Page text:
dine | TABLE TALK
BY DAVID HAGEDORN
PHOTOS BY DEB LINDSEY
thought, ‘That would be a great place for a
Pizzeria Paradiso.’ But it never happened.
So, to come back to it 10 or 15 years
later, what was true then is true now—it’s
a small market with a big draw. Spring Valley is a surprising, dense neighborhood—it
can draw from across the river into Virginia, out to Bethesda, from [American University]. And there’s no pizza here! We like
to go places where there isn’t any pizza.
You were an early craft beer pioneer. The
Spring Valley location has 14 beers on
draft and 165 canned or bottled beers.
The whole idea is that pizza and beer go
really well together. Our beer program
started with the original Paradiso, but we
had limited space. We always had local
beer on tap and never sold large-brewery
beers. In 2006, I turned a downstairs
space at the Georgetown location into the
Birreria. No one at the time was focusing
on craft breweries, on the unique, the best
beers in the world. We were also careful
about the glasses, the equipment we used
and the temperature of the beer.
What has changed the most about the
restaurant business since 1991?
The amount of competition: There are so
many restaurants opening and there is development in a lot of neighborhoods now,
offering more choices. And social media.
There used to be a sense that if you made
good food and provided a good experience
that you could make it in the business.
Now, that might not be enough.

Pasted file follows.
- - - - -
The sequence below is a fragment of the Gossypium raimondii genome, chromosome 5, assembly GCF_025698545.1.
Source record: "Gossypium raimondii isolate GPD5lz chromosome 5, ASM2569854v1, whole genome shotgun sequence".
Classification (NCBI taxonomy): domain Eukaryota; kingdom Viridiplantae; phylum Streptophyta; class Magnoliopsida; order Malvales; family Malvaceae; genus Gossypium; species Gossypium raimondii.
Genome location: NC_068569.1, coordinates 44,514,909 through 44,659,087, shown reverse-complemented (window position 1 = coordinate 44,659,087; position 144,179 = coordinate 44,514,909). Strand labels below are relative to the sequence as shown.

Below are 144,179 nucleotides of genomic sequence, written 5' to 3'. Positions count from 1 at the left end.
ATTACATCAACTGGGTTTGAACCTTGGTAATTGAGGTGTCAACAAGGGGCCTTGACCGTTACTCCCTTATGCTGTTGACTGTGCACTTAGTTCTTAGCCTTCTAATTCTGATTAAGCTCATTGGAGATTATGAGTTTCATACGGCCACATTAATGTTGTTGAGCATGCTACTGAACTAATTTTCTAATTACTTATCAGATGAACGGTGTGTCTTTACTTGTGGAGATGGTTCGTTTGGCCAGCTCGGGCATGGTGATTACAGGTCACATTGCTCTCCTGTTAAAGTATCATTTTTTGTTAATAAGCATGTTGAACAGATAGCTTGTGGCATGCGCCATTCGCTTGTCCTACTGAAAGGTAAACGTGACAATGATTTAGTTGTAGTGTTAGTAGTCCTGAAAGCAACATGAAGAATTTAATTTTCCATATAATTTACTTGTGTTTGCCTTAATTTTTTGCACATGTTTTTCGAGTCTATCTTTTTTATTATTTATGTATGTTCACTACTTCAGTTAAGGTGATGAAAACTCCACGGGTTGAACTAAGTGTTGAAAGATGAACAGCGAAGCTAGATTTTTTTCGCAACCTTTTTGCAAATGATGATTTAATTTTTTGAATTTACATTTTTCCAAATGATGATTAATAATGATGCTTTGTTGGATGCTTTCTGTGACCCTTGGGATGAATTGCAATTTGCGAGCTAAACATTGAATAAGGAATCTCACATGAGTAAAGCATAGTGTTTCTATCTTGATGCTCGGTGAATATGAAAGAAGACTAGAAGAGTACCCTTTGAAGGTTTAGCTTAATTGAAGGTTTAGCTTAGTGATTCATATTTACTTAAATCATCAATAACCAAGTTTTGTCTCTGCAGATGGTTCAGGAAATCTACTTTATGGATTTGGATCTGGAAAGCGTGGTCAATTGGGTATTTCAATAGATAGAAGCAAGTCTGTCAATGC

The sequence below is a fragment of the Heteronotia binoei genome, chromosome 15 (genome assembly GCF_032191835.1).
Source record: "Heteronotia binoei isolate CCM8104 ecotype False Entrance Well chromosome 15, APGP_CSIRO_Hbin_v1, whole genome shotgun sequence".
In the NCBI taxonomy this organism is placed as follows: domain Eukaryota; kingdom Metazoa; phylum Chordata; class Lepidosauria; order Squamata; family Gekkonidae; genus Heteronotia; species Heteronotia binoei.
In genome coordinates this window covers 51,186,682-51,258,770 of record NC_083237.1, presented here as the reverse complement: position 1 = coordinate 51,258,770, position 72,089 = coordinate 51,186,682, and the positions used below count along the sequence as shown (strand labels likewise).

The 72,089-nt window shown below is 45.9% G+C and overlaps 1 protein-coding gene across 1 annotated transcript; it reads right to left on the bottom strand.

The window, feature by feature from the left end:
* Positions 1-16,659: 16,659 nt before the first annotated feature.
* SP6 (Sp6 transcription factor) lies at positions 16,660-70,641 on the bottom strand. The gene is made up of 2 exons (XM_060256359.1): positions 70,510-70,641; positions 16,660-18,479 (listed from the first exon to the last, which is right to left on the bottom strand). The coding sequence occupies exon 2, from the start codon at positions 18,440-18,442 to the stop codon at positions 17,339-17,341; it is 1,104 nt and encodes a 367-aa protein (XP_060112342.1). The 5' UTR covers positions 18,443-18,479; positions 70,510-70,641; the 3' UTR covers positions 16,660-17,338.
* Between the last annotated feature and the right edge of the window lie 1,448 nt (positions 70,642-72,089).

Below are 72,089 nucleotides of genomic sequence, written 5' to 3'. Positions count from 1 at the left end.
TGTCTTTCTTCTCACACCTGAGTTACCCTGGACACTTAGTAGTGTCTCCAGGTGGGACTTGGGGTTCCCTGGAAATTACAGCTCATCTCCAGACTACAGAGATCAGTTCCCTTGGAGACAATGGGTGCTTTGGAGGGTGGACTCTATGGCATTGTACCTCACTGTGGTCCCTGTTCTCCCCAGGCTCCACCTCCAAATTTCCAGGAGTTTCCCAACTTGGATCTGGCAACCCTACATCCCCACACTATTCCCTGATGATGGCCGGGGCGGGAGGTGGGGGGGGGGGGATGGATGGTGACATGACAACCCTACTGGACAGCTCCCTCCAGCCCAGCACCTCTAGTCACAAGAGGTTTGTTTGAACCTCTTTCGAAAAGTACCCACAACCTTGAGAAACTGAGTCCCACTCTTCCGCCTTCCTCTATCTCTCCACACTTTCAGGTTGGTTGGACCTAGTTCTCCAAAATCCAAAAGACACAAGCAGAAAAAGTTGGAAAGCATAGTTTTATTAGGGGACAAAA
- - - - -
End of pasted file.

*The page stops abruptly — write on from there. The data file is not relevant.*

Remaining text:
Where do you eat in Montgomery County?
Noodle King in Silver Spring. Our favorite
meal there is deep-fried salt-and-pepper
tofu and leek flowers sautéed with garlic,
which is high praise from an avowed
carnivore. In addition, Mi La Cay, Ruan
Thai, Hollywood East, Pollo Mex and, for a
burger, The Limerick Pub [Pollo Mex is in
Silver Spring; the others are in Wheaton].
And Zena Polin’s The Daily Dish for brunch.
IN DECEMBER, CHEF Ruth Gresser,
60, opened the fifth outpost of her Pizzeria
Paradiso chainlet, which ignited the Neapolitan-style wood-fired pizza trend when
the first location opened in Washington’s
Dupont Circle in 1991. Her latest outpost
is in the Upper Northwest D.C. neighborhood of Spring Valley. We caught up with
the Baltimore native, who lives in Silver
Spring with her wife, Barbara Johnson, to
ask about her career.
How did you wind up becoming a chef?
I went to college to be a chemist, but when
I walked into second-year chem lab, I knew
I wouldn’t last because it didn’t smell
good. The other thing I wanted to be was
a chef. I grew up in a family that cooked.
I graduated in 1980, moved to San Francisco because I was a lesbian and it was
a mecca for food at that time. There I was
introduced to [chef and cooking authority]
Madeleine Kamman’s work. I went to study
at her cooking school in New Hampshire.
She placed me in D.C. around 1987. I
wound up at Obelisk as [chef] Peter Pas-tan’s sous-chef. Paradiso opened in 1991.
We were co-owners for 10 years.
You were a pioneer in bringing thin-crust,
Neapolitan-style pizza made in a wood-burning oven to the D.C. area.
I got tired of high-end cooking. I was
interested in a more casual environment
that my friends could come to. I always
liked working with dough, making bread.
We made bread at Obelisk and pizza for
family dinner [staff meal]. Pizza is bread
with things put on top of it and baked. No
one was focusing on making pizza in wood-burning ovens like we did. So it seemed
like a good idea.
Why Spring Valley?
Before the Chicken Out was Chicken Out,
I saw a ‘for lease’ sign on the space. I